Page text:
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Re: [Public WebGL] getContext multiple context language
On Fri, Feb 5, 2010 at 12:17 AM, Mark Callow <firstname.lastname@example.org> wrote:
> Kenneth Russell wrote:
>> If multiple rendering contexts are active, they all render to the same
>> canvas bitmap; they are not layered or otherwise isolated. Changes
>> made to the canvas bitmap with one context must be immediately visible
>> to any other active contexts on the canvas. The implementation must
>> manage synchronization issues associated with rendering with different
>> contexts to the same canvas.
> I repeat my previous objections.
>> Implicit synchronization is fraught with problems as I have stated many
>> times before during this discussion. Lack of explicit synchronization is a
>> nightmare for implementers (with the tangled web of checks between contexts
>> growing as each new context type is added) and will encourage developers to
>> interleave calls in ways that will be horrendously inefficient on any
>> hardware that is attempting parallelism, which these days is pretty much
> You previously wrote:
>> In earlier discussions it was stated that if the developer fails to
>> call waitContext() then incorrect or undefined rendering results will
>> occur. This will lead to nonportable behavior and I don't think it is
>> a good idea.
> The results will be incorrect on all implementations. Are you saying you
> want to have identical incorrect results across implementations?
I want the results to be repeatable, not specifically that the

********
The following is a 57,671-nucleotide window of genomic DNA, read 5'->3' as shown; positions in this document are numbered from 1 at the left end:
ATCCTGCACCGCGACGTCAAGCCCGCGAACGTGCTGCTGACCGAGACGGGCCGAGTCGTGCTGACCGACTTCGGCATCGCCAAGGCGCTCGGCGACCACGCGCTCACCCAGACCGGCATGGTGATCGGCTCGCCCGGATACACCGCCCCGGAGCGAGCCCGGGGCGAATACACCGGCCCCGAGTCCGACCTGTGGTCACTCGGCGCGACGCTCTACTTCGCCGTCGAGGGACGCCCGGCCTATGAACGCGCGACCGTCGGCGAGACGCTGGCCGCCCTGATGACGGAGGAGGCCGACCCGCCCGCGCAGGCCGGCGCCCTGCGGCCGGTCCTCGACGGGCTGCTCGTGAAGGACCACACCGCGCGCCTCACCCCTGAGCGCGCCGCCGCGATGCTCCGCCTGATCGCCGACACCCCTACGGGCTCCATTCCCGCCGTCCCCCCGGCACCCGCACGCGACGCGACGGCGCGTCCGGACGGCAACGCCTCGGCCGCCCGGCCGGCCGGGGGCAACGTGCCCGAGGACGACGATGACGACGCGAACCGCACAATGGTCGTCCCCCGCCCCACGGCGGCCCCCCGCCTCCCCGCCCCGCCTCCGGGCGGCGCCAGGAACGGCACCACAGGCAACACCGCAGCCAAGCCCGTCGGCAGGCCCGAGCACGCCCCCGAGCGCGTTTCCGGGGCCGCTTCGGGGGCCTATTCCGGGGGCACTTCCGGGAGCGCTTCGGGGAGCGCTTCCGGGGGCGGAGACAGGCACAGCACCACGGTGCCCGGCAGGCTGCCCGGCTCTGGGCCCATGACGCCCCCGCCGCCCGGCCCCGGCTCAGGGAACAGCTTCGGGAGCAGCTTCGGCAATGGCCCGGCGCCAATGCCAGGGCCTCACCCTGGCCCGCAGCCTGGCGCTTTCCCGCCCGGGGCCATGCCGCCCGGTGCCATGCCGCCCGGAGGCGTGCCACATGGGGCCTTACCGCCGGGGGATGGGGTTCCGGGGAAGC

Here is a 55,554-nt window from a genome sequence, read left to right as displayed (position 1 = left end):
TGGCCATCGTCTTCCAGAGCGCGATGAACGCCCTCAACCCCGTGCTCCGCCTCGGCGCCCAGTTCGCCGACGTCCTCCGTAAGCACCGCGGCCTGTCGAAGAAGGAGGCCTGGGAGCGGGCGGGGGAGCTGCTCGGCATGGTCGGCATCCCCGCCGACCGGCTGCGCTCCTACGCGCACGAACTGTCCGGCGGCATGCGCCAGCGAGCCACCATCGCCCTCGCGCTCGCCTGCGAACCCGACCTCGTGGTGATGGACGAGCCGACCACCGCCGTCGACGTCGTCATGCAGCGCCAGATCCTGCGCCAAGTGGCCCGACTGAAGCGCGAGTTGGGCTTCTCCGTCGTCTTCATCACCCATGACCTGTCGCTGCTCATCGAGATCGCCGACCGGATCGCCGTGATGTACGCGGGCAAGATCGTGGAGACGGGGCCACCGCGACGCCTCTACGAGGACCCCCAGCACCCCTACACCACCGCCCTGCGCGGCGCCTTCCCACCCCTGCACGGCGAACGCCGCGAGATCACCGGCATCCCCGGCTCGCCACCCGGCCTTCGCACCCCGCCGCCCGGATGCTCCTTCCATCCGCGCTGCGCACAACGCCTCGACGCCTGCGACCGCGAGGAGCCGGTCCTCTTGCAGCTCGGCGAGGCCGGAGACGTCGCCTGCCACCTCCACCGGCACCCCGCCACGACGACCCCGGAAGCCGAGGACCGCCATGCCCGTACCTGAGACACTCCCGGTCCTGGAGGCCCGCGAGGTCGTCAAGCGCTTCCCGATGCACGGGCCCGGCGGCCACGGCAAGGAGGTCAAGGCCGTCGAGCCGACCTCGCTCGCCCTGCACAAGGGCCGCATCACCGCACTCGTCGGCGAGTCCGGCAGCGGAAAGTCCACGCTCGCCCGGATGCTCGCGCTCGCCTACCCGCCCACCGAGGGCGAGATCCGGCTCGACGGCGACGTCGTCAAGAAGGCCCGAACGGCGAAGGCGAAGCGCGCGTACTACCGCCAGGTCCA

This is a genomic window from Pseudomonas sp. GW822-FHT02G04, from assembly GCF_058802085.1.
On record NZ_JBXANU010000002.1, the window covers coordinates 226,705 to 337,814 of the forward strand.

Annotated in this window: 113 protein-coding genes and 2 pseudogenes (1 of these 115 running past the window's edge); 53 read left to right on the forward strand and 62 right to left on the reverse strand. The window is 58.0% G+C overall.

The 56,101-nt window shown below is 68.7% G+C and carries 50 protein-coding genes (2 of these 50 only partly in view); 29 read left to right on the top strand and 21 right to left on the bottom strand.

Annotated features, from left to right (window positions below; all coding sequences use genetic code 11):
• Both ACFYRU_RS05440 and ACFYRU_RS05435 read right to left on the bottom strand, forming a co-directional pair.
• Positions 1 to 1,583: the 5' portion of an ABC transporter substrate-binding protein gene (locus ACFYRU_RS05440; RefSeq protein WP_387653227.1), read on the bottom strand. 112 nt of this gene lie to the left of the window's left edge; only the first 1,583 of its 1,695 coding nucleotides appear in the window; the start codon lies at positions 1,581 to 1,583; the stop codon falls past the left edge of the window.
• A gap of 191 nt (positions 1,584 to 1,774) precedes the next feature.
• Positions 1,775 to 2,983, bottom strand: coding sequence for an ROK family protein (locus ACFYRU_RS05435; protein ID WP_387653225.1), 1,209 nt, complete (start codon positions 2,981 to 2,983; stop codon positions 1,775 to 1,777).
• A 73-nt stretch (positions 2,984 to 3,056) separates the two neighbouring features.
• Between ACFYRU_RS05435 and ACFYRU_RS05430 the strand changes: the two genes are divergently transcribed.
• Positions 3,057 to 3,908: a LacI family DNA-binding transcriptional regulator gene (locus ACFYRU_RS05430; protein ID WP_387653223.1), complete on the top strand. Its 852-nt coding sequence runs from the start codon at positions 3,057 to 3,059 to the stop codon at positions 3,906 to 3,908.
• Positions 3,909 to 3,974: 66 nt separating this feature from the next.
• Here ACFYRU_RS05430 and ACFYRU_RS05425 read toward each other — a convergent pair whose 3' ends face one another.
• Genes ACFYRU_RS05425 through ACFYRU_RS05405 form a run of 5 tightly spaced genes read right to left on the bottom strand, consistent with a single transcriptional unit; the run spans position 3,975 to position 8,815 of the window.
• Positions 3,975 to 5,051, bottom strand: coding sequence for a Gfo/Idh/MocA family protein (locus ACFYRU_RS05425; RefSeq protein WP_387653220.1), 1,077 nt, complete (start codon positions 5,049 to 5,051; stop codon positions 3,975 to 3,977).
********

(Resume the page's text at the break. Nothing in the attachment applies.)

identical incorrect behavior is produced.
>> If the synchronization checks occur in the implementation, their added
>> cost is a fetch from thread-local storage per rendering call. Such
>> checks already exist in the WebKit WebGL implementation and they are
>> nowhere near the top of the profile, at least at this point. I think
>> the synchronization among the various contexts should remain implicit.
> The more context types you add, the worse it gets. A separate
> has-something-been-drawn flag has to be checked for each context type. Some
> context types may have a large number of drawing commands, each of which
> must be modified to set the flag, if that context is to participate in
> simultaneous rendering.
It can be implemented more simply: if the last context against which a
call was made is not equal to the current context, call the wait()
primitive against this context -- or, depending on how it's
implemented, against the previous context or both contexts. It isn't
really necessary to instrument all of the drawing commands. The
assumption should be that many calls (not just drawing calls) are made
sequentially against any given context.
> But my main concern is that the vast majority of developers will simply not
> realize that by adding that bit of fancy 2D text drawn they are killing
> their performance. The presence of an explicit waitContext() gives them a
> clear warning that switching contexts is expensive.
The incorrect rendering behavior for not calling waitContext() is in
my opinion too big a stumbling block. I think we should advise
developers to stick to one context for best performance, but produce
correct rendering results if they interleave calls to multiple
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